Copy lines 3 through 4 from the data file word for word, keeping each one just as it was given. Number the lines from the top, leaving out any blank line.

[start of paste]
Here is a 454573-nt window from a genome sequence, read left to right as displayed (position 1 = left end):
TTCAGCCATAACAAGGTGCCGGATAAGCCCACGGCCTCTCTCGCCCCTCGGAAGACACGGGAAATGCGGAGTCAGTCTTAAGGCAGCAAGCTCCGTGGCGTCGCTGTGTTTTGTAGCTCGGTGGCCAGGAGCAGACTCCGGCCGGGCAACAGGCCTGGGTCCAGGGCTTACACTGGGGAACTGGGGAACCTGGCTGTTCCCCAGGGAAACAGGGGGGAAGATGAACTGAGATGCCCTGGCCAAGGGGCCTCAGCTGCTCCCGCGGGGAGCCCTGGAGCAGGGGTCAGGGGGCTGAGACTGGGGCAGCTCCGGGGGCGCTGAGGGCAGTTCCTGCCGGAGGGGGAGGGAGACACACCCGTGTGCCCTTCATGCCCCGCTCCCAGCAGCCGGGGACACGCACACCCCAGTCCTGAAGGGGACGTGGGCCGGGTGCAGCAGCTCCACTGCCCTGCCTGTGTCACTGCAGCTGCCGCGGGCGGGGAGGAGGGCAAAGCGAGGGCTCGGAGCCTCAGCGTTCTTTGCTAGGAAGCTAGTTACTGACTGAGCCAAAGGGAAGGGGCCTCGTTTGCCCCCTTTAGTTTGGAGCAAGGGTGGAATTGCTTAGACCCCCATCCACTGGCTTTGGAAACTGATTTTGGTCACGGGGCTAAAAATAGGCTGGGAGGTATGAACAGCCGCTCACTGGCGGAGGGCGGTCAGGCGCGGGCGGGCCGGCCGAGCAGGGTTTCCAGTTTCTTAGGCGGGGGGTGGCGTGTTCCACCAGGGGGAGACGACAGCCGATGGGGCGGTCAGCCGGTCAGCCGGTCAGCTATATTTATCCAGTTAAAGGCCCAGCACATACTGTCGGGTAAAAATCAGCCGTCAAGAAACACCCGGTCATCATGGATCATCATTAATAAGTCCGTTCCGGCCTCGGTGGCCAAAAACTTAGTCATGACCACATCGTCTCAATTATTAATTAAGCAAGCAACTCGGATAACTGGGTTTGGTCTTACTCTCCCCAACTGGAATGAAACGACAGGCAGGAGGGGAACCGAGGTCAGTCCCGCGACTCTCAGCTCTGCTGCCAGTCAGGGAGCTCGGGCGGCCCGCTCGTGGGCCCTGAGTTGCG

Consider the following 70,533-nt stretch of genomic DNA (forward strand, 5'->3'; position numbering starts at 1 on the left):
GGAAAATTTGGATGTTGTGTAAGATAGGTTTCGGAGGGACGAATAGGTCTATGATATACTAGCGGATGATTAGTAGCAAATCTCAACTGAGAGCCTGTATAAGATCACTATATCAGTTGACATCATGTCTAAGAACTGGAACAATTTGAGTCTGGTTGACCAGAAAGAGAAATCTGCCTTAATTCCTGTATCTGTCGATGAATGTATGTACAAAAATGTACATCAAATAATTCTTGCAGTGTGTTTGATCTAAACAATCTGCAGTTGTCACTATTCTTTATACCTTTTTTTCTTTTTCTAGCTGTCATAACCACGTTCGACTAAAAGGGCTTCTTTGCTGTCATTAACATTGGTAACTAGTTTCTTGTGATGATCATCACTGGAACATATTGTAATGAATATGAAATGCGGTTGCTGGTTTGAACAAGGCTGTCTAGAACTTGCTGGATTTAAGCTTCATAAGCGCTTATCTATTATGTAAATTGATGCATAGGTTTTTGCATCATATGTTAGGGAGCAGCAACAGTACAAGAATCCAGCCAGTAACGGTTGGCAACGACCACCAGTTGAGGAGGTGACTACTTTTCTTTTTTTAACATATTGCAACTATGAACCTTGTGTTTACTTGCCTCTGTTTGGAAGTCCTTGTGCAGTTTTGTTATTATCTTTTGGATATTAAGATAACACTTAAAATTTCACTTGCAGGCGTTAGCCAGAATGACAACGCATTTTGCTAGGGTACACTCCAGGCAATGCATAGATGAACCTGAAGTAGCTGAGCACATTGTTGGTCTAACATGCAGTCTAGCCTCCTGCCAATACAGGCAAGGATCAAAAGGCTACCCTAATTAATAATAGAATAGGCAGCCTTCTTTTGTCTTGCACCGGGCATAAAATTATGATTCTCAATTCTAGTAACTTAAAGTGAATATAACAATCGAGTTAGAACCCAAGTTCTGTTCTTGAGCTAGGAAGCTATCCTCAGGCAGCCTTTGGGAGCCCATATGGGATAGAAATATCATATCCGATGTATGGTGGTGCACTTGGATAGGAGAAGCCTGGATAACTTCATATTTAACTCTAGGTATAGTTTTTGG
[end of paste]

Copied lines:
Consider the following 70,533-nt stretch of genomic DNA (forward strand, 5'->3'; position numbering starts at 1 on the left):
GGAAAATTTGGATGTTGTGTAAGATAGGTTTCGGAGGGACGAATAGGTCTATGATATACTAGCGGATGATTAGTAGCAAATCTCAACTGAGAGCCTGTATAAGATCACTATATCAGTTGACATCATGTCTAAGAACTGGAACAATTTGAGTCTGGTTGACCAGAAAGAGAAATCTGCCTTAATTCCTGTATCTGTCGATGAATGTATGTACAAAAATGTACATCAAATAATTCTTGCAGTGTGTTTGATCTAAACAATCTGCAGTTGTCACTATTCTTTATACCTTTTTTTCTTTTTCTAGCTGTCATAACCACGTTCGACTAAAAGGGCTTCTTTGCTGTCATTAACATTGGTAACTAGTTTCTTGTGATGATCATCACTGGAACATATTGTAATGAATATGAAATGCGGTTGCTGGTTTGAACAAGGCTGTCTAGAACTTGCTGGATTTAAGCTTCATAAGCGCTTATCTATTATGTAAATTGATGCATAGGTTTTTGCATCATATGTTAGGGAGCAGCAACAGTACAAGAATCCAGCCAGTAACGGTTGGCAACGACCACCAGTTGAGGAGGTGACTACTTTTCTTTTTTTAACATATTGCAACTATGAACCTTGTGTTTACTTGCCTCTGTTTGGAAGTCCTTGTGCAGTTTTGTTATTATCTTTTGGATATTAAGATAACACTTAAAATTTCACTTGCAGGCGTTAGCCAGAATGACAACGCATTTTGCTAGGGTACACTCCAGGCAATGCATAGATGAACCTGAAGTAGCTGAGCACATTGTTGGTCTAACATGCAGTCTAGCCTCCTGCCAATACAGGCAAGGATCAAAAGGCTACCCTAATTAATAATAGAATAGGCAGCCTTCTTTTGTCTTGCACCGGGCATAAAATTATGATTCTCAATTCTAGTAACTTAAAGTGAATATAACAATCGAGTTAGAACCCAAGTTCTGTTCTTGAGCTAGGAAGCTATCCTCAGGCAGCCTTTGGGAGCCCATATGGGATAGAAATATCATATCCGATGTATGGTGGTGCACTTGGATAGGAGAAGCCTGGATAACTTCATATTTAACTCTAGGTATAGTTTTTGG